It happened. We failed an audax attempt. But it didn't happen the way I was expecting. Our riding was not the problem. It turns out the scope of an audax ride is bigger than we first thought because we failed before we even left.
When you set really specific parameters for a ride, like riding together, predetermining the speed, and planning arrival at checkpoints en route down to the minute, you're guaranteed to not meet expectations at some point. We learned this week that, if the Denton cycling community wants to maintain a weekly audax, we need a large roster of potential riders who feel a responsibility for maintaining the regularity. I don't mean the tempo; I mean the regularity of participation, the regularity of our attempts.
No one can come to every ride every week, but we should all see ourselves as part of a large team capable of rostering a local/regional bicycling act of tourism every single week. This includes people who have never been on an audax before. We need first-timers. We need you.
A regular audax requires a large team for a number of reasons obviously including the fact that this is a group sport that depends on the variability of the team effort. If we don't try an audax every week, we can't ride an audax every week. So let's roster ourselves a team big enough to handle our own individual life schedules as well as our intermittent flakiness and varied interests (you need not be a bicycle enthusiast to ride an audax.) With 15-20 local riders committed to keeping audax going in Denton, we can meet our own standards and provide a sustained and sporting ride for our local cycling community. These are our requirements:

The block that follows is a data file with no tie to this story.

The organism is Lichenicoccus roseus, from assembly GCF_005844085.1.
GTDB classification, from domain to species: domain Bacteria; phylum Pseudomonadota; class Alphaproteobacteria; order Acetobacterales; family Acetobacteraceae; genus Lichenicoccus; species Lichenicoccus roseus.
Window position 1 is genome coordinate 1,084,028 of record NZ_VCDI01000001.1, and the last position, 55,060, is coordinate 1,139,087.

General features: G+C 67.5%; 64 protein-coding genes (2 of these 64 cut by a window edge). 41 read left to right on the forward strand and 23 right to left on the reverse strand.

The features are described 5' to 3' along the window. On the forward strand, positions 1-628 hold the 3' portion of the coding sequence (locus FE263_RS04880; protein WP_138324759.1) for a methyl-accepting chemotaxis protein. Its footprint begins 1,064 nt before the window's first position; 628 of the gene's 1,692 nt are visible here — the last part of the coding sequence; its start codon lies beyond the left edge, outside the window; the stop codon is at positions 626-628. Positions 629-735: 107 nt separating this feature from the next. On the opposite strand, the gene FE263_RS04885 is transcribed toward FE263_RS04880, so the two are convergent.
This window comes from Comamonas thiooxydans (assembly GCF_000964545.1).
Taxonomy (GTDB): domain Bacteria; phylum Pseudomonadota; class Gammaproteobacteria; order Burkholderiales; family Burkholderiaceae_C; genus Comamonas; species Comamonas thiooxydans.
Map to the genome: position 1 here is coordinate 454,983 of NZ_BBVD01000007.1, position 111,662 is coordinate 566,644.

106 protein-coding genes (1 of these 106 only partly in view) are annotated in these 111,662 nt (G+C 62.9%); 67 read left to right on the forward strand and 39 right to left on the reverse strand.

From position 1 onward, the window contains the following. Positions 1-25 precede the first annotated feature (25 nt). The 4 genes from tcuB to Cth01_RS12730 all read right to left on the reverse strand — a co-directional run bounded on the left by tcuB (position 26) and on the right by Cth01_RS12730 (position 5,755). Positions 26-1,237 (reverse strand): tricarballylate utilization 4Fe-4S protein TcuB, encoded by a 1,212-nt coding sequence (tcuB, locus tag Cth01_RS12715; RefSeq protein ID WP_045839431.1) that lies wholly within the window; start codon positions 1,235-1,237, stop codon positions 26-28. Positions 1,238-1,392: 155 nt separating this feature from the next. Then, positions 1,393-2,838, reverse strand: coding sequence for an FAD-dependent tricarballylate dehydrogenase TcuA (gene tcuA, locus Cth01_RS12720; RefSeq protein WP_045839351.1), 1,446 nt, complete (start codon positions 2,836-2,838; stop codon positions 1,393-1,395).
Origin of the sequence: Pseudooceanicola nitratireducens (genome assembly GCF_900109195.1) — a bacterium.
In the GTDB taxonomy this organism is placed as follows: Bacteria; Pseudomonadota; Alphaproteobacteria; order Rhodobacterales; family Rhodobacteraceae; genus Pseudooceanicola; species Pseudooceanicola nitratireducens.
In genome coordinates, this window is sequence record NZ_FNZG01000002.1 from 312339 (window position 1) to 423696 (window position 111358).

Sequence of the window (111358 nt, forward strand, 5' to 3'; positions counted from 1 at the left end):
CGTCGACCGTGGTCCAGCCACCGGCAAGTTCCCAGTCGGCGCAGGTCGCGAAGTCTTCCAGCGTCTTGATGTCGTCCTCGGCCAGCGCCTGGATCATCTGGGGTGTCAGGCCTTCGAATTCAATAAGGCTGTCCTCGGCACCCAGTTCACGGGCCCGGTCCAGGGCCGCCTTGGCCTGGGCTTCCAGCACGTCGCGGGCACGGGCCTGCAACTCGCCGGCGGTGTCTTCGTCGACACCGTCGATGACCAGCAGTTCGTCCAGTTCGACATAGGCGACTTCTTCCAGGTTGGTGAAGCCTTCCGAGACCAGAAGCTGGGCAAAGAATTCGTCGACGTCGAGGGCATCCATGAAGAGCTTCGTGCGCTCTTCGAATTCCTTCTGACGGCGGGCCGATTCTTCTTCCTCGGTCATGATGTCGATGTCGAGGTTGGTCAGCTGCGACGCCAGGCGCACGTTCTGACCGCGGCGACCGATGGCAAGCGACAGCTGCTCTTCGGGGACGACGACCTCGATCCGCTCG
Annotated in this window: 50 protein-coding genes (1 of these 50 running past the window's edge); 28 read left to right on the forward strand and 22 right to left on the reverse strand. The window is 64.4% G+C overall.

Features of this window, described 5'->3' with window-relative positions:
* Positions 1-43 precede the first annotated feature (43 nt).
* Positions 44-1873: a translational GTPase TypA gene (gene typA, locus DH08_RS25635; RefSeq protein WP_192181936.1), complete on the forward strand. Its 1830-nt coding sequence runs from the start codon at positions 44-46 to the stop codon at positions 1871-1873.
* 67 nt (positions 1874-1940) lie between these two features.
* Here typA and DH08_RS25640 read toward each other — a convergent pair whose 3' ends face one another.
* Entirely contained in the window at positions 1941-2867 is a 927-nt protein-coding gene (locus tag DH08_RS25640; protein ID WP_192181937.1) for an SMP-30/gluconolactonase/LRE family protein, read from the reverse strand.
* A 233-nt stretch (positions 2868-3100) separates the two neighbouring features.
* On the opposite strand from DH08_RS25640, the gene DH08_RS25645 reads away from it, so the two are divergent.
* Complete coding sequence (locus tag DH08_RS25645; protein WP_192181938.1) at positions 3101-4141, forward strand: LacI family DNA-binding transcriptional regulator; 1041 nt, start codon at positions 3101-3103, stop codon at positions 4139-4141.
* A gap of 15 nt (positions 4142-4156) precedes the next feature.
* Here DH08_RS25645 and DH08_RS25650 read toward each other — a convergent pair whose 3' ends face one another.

Start with at least 4
Finish with at least 3
Leave together, return together
Promote bicycle tourism and teamwork
Finish between 20 and 25 kph average speed by arriving at planned checkpoints on schedule
Let's throw a large net in town and catch every cyclist we can. We need leaders who can encourage and socialites who are fun to be around. We need college kids on vintage 10 speeds with flat pedals and older riders with saddle bags older than those college kids! We need women, and we need men. We need beginners who are challenged by the course and want to experience longer rides. But we also need seasoned riders who can step up on rides when the route is especially difficult or long or when the weather is especially terrible.
So, help out. Volunteer your presence on a local cycling effort. It's not doing something for someone else; it's doing something with someone else.